• After falling by close to 19% in March, U.S. housing starts fell another 30.2% in April to 891k units (annualized). The April tally came in well below the market consensus forecast, which called for a 927k-print, and marked he weakest showing since early-2015.
  • Starts pulled back in both the single-family and multi-family segments, with the former down 25.4% (or -221k) to 650k units in April and the latter down 40.5% (or -164k) to 241k.
  • The decline was widespread on a regional basis, with all four regions reporting steep contractions in April. The Northeast (-43.6%) led the way, followed by the West (-43.4%), the South (-26.0%) and the Midwest (-14.9%).
  • Building permits were not spared either, falling by 20.8% to 1.074 million in April. The decline here was concentrated in the single-family segment, where permits fell by 24.3% (or -215k) on the month. Multi-family permits on the other hand, fell by 14.2% (or 67k).

Key Implications

  • While construction was classified as an essential business in most states, homebuilders kept the pedal off the metal on new projects in April. Another major leg down in starts was anticipated given plunging homebuilder confidence last month as COVID-19 took a firmer hold of the country and the unemployment rate skyrocketed to double-digit territory. Still, the decline was larger than expected.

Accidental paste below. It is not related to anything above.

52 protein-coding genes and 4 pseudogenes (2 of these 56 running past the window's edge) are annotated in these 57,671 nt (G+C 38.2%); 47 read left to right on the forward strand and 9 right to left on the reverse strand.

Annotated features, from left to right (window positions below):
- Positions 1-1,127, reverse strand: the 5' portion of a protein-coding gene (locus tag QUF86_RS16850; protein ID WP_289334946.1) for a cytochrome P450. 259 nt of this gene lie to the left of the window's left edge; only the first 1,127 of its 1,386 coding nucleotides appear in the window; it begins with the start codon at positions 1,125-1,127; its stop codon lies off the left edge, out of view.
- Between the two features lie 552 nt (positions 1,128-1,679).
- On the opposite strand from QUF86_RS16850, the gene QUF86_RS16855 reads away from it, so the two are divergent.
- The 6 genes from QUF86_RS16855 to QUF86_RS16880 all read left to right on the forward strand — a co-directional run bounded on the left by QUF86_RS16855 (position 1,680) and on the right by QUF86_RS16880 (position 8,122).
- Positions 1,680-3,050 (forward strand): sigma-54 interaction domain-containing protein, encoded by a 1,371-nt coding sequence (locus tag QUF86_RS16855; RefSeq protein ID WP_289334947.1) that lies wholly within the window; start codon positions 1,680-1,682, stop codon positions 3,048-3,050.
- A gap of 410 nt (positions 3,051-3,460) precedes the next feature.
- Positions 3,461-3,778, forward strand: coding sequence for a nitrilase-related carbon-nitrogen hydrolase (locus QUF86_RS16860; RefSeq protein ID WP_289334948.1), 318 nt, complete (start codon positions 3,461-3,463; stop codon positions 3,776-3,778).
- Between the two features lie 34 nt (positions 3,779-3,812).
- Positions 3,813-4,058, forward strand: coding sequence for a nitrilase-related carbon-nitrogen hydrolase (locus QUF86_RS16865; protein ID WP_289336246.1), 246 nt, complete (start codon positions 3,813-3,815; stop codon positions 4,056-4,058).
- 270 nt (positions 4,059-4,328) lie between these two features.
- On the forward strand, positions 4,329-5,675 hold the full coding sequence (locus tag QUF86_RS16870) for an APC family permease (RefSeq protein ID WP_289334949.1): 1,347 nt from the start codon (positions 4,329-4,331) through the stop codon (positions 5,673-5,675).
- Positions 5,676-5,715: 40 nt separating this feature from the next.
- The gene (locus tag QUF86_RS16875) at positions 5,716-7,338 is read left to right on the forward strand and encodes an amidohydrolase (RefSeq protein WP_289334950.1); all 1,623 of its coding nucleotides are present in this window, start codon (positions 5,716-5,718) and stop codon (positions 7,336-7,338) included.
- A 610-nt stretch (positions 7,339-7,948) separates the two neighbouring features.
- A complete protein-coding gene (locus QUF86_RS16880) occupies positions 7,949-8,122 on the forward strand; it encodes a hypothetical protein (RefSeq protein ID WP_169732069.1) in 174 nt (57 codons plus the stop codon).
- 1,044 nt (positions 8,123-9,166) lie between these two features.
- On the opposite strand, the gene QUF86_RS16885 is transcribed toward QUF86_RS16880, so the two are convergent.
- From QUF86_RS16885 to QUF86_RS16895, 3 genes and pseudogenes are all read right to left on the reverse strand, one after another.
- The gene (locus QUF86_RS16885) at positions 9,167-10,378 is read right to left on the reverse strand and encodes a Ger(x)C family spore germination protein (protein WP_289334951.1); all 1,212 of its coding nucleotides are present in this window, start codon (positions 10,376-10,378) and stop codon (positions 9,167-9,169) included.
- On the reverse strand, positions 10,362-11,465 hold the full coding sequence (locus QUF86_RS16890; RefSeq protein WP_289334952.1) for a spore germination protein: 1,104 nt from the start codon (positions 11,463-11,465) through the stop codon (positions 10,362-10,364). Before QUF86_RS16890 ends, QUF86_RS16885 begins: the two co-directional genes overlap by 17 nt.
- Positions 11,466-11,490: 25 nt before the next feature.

• As swathes of the economy begin to reopen and Americans on temporary unemployment gradually return to work, homebuilding should slowly begin to rebound. Aiding this turnaround will be a supportive mortgage rate environment (for more on rates, see here). A slight improvement in homebuilder confidence this month, after April’s record plunge, is an early signal that adds credence to this view.
  • Nonetheless, the pandemic will have some permanent scarring effects on the labor market, the degree of which remains uncertain. Reduced international travel and a temporary moratorium on new immigrants, which will weigh on household formation, are added elements that don’t bode well for homebuilding. As such, despite the expected change in direction later this year, the level of new homebuilding activity is likely to remain subdued for some time.

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